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Adeline Fontan Tessaur • Exporter, Elle Driver

"Stand out in a market that has become a bit conservative"

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- Adeline Fontan Tessaur reveals the ambitions of Elle Driver for the upcoming Berlinale's EFM

Adeline Fontan Tessaur • Exporter, Elle Driver

Set up in 2008, French company Elle Driver very quickly found its place on the international sales scene with, over the years, films by big names including Claire Denis, Rachid Bouchareb, Jerzy Skolimowski, Fred Cavayé, Agnes Kocsis and Emanuele Crialese. Cineuropa met with Adeline Fontan Tessaur, who founded and manages the company with Eva Diederix, a few days ahead of the opening of the European Film Market at the Berlin Film Festival 2012.

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Cineuropa: Elle Driver is selling Benoît Jacquot’s Farewell, My Queen [+see also:
film review
trailer
interview: Benoît Jacquot
film profile
]
, which will open the Berlinale in competition. How have you worked on the film up to now?

Adeline Fontan Tessaur: We kicked off sales at Cannes on the basis of the script, with a few pre-sales. Then, we showed some fantastic images at the AFM where we pre-sold to almost all the major territories in the space of 48 hours. And yet, it’s far from easy for an auteur film like that, because most distributors often wait to see the finished films. In this case, the screenplay was great, the cast perfect and the intimate perspective chosen for talking about Marie-Antoinette is original.

Your line-up is very diverse, both in terms of the nationality and type of films. What is your strategy for picking films?
We work with three types of film: mainstream (with more and more developments in English-language films), films by well-established auteurs which can be shown at major festivals (we always have films at Cannes, Berlin, Sundance and Toronto) and very strong, unconventional genre or concept films, for instance past titles like Rubber [+see also:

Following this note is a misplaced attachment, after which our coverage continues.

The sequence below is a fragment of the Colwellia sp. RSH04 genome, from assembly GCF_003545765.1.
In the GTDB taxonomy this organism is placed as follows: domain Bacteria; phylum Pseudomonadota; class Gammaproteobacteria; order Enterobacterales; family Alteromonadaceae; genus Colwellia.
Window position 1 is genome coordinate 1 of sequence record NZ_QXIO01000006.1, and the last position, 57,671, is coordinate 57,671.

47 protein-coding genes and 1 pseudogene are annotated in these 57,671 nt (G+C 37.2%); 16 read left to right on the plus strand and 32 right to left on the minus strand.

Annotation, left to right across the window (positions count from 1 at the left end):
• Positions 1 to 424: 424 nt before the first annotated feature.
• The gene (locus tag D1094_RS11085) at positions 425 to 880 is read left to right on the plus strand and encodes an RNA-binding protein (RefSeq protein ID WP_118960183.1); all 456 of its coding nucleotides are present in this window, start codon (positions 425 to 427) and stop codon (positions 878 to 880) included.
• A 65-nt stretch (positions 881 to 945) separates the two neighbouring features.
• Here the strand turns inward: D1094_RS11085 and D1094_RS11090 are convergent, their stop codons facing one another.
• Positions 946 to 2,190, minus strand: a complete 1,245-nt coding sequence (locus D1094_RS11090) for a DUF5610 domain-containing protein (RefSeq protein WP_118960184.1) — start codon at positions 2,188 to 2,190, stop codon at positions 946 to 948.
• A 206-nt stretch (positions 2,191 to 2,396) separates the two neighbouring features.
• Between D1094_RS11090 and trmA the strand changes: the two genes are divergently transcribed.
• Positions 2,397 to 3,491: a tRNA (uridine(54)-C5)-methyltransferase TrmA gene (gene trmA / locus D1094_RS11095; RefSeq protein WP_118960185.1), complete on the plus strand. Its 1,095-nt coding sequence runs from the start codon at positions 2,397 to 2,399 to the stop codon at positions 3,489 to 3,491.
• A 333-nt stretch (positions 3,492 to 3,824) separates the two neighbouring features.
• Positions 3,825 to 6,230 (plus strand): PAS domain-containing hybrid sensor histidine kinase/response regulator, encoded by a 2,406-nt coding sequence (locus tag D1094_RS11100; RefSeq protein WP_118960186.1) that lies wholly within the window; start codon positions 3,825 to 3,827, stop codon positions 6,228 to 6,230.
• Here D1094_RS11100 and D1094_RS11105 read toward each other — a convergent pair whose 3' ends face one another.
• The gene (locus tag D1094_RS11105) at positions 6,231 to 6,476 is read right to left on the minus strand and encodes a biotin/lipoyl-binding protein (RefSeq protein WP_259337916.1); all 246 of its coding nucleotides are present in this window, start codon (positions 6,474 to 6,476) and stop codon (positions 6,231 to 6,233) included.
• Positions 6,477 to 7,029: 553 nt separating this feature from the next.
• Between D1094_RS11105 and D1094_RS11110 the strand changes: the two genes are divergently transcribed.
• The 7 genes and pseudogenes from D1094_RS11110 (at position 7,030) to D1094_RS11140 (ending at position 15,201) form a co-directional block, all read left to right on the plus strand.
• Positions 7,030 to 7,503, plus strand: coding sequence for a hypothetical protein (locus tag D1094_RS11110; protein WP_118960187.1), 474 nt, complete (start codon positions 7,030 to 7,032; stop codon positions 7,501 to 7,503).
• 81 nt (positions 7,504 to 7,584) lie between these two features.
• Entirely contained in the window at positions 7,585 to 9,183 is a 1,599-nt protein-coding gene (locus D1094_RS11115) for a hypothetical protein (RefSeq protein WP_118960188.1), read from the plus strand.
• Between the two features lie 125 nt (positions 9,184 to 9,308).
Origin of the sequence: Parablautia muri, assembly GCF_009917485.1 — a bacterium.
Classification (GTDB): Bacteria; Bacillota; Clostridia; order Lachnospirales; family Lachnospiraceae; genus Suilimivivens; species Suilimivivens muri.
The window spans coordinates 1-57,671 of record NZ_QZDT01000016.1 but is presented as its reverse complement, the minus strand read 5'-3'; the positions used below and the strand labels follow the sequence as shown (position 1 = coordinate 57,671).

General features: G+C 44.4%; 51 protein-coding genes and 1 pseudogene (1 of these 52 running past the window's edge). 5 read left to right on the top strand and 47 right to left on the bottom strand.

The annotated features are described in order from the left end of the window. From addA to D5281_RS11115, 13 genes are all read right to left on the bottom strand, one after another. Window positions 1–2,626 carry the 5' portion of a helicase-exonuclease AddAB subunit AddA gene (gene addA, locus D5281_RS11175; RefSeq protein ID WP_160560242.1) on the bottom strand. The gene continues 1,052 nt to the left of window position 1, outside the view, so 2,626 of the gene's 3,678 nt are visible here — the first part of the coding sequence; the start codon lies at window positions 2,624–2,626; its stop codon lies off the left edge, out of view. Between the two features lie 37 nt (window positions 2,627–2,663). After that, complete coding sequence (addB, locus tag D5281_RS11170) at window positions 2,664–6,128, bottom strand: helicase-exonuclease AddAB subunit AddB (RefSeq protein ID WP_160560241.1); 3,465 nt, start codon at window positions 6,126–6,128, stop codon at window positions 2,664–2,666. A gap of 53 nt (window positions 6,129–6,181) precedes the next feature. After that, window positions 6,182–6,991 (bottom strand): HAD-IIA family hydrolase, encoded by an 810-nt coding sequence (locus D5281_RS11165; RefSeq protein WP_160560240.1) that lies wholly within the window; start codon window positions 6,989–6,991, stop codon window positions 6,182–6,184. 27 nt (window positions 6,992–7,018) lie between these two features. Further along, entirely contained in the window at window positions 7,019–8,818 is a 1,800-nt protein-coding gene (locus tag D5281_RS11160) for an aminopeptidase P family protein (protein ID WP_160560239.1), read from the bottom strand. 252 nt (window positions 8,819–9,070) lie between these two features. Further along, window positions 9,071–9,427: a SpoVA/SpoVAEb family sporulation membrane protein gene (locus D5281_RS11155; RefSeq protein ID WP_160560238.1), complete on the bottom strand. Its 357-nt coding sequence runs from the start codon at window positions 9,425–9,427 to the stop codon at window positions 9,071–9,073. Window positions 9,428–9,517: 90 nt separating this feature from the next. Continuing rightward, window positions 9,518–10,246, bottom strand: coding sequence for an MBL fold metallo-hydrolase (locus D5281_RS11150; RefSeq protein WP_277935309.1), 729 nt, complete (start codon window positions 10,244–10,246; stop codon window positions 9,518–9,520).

trailer
film profile
]
and The Silent House and an explosive movie such as Spanish director Juan-Carlos Medina’s forthcoming Painless, some images from which we will show at Berlin. We’re very eclectic out of personal taste, as well as out of necessity: it’s dangerous to focus on only one type of film. Everything is faster, competition is more intense. At times, you have to take on films that are a bit more radical and more original, create a stir in order to stand out in a market that has become a bit conservative.

The Italian film A.C.A.B. - All Cops Are Bastards [+see also:
film review
trailer
interview: Stefano Sollima
film profile
]
is a surprise in your line-up.

Stefano Sollima has a lot of talent. The subject is quite different from the usual Italian films. It’s somewhat in the same vein as Hate was in its time; it’s quite violent, based on a true story and, undoubtedly, set to face some controversy. The theme of violence in society is universal and interesting.

What is Elle Driver’s growth strategy?
Our aim is to remain a manageable-sized company and to put 100% into our work on each film by developing relationships of trust, close support and great transparency with producers and talents. But we don’t hesitate in taking on debut films like Painless or Bachelorette, which has just had its premiere at Sundance and which we had pre-sold worldwide on the basis of some images. And we’ve recently had several successes, including Hysteria [+see also:
trailer
film profile
]
which screened at Toronto, enjoyed a great buzz and which we sold almost throughout the world even though on paper, people could have wondered about the subject matter. We also financed and produced The Silent House, the English-language remake of the Spanish film La Casa Muda which will have a big release in the US in March. This is another avenue for development.

What is your analysis of the overall economic situation of the markets?
We’ll never get back to the level of business activity and prices of seven or eight years ago. It’s impossible because there were big MGs (Minimum Guarantees) on lots of films. On the other hand, when a film is good, it still sells very, very well. Distributors don’t pounce as much on all films and there are fewer sales at very high prices, but a good film sells very well whatever happens.

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